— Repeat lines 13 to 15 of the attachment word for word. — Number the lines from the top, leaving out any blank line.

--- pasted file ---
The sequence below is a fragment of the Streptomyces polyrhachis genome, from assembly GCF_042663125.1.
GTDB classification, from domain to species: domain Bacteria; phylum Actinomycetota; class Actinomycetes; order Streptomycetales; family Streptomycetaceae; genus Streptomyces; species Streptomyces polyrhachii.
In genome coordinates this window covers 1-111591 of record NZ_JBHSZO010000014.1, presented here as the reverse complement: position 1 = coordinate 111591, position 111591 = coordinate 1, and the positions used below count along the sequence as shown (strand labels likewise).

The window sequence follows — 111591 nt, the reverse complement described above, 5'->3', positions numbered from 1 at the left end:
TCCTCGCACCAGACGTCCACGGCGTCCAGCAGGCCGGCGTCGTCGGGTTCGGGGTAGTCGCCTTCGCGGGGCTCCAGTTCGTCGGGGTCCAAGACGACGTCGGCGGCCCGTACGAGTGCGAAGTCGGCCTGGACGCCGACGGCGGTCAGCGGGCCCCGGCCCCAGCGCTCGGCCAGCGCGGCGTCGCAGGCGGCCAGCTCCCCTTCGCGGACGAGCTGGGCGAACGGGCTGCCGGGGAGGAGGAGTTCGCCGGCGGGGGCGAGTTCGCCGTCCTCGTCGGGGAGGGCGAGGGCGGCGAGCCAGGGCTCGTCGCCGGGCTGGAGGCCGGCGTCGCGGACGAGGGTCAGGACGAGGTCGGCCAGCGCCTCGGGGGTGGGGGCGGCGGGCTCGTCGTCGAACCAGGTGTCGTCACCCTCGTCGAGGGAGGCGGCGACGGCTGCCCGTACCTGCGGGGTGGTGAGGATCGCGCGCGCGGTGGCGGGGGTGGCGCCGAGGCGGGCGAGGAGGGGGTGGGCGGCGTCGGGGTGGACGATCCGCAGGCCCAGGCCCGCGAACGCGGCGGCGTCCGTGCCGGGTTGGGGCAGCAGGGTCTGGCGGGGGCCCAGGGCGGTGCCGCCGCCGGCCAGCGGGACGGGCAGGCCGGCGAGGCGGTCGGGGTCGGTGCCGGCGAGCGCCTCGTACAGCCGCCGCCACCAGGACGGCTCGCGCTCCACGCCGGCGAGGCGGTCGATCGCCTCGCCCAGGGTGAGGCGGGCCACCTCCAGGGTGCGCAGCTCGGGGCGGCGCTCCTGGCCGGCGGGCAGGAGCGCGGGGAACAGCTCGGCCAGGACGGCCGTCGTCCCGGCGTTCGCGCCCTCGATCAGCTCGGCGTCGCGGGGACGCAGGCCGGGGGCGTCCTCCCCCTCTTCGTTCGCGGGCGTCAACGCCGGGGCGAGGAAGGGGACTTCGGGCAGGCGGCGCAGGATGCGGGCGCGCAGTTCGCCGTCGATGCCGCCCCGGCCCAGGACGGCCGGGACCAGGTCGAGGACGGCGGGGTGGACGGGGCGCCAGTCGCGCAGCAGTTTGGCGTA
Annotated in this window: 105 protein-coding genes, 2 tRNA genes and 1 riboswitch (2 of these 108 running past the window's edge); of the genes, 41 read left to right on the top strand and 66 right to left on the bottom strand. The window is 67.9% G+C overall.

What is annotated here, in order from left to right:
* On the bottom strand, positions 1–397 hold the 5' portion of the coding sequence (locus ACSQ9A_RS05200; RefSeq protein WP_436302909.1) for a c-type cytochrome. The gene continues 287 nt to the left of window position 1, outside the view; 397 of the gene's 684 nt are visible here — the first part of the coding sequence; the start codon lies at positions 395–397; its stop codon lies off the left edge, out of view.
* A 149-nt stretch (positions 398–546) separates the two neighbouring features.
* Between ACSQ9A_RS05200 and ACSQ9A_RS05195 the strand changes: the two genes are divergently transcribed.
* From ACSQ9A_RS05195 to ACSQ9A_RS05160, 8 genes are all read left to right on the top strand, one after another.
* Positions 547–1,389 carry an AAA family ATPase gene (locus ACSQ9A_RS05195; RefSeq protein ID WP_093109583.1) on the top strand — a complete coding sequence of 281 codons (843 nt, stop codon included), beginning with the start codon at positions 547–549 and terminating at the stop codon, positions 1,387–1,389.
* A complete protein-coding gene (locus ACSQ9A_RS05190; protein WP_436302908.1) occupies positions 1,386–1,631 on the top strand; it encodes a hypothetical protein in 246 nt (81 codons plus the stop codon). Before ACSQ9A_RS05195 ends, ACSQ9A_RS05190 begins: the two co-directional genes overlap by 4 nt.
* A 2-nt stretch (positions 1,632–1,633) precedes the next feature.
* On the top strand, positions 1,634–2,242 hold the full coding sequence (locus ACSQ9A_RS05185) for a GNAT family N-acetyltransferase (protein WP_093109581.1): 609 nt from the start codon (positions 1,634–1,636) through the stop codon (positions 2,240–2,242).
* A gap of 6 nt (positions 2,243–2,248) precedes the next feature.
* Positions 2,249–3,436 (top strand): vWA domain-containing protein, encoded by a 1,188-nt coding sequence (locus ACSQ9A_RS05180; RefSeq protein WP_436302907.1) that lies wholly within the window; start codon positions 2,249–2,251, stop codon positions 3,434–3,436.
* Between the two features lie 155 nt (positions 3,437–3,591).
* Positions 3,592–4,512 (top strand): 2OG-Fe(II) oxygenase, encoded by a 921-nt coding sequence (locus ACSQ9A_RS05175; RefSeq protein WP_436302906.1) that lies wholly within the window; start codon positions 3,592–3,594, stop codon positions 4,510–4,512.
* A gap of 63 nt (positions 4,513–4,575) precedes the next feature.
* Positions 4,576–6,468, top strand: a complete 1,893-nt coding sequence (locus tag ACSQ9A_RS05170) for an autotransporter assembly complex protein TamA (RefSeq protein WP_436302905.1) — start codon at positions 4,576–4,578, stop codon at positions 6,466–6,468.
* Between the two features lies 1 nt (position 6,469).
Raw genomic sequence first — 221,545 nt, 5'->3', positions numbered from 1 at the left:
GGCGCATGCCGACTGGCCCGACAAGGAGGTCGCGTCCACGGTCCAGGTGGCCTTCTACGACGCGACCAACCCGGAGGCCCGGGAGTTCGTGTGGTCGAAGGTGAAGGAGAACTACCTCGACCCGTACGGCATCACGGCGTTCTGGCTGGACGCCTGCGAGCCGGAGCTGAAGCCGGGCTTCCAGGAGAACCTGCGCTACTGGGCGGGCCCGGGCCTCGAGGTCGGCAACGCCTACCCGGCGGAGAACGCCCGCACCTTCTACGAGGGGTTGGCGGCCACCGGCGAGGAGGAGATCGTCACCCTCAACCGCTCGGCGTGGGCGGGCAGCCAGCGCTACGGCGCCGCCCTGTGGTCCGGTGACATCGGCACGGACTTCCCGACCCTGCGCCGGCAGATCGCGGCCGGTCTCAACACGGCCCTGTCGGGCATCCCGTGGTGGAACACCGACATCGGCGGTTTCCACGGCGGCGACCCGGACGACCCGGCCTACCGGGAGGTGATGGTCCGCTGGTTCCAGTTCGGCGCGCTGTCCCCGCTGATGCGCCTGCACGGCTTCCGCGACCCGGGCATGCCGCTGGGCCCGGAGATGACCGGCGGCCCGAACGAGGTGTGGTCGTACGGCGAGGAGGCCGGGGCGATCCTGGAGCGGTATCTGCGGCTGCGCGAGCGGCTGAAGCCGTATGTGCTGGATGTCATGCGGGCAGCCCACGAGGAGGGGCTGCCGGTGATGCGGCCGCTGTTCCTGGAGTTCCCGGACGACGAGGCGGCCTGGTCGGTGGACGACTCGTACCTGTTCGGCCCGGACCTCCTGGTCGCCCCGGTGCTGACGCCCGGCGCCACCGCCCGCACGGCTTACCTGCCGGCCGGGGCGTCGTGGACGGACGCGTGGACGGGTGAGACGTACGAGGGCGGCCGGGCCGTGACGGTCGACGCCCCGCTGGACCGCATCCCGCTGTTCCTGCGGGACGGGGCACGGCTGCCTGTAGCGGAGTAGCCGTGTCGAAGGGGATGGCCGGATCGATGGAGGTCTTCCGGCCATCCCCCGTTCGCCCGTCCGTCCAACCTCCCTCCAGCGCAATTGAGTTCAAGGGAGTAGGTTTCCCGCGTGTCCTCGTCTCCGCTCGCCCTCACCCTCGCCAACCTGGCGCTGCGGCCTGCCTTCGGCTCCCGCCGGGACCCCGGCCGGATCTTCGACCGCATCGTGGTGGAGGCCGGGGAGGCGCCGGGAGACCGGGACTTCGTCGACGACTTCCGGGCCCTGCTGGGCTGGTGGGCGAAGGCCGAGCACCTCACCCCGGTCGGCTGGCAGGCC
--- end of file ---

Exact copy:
* A complete protein-coding gene (locus ACSQ9A_RS05190; protein WP_436302908.1) occupies positions 1,386–1,631 on the top strand; it encodes a hypothetical protein in 246 nt (81 codons plus the stop codon). Before ACSQ9A_RS05195 ends, ACSQ9A_RS05190 begins: the two co-directional genes overlap by 4 nt.
* A 2-nt stretch (positions 1,632–1,633) precedes the next feature.
* On the top strand, positions 1,634–2,242 hold the full coding sequence (locus ACSQ9A_RS05185) for a GNAT family N-acetyltransferase (protein WP_093109581.1): 609 nt from the start codon (positions 1,634–1,636) through the stop codon (positions 2,240–2,242).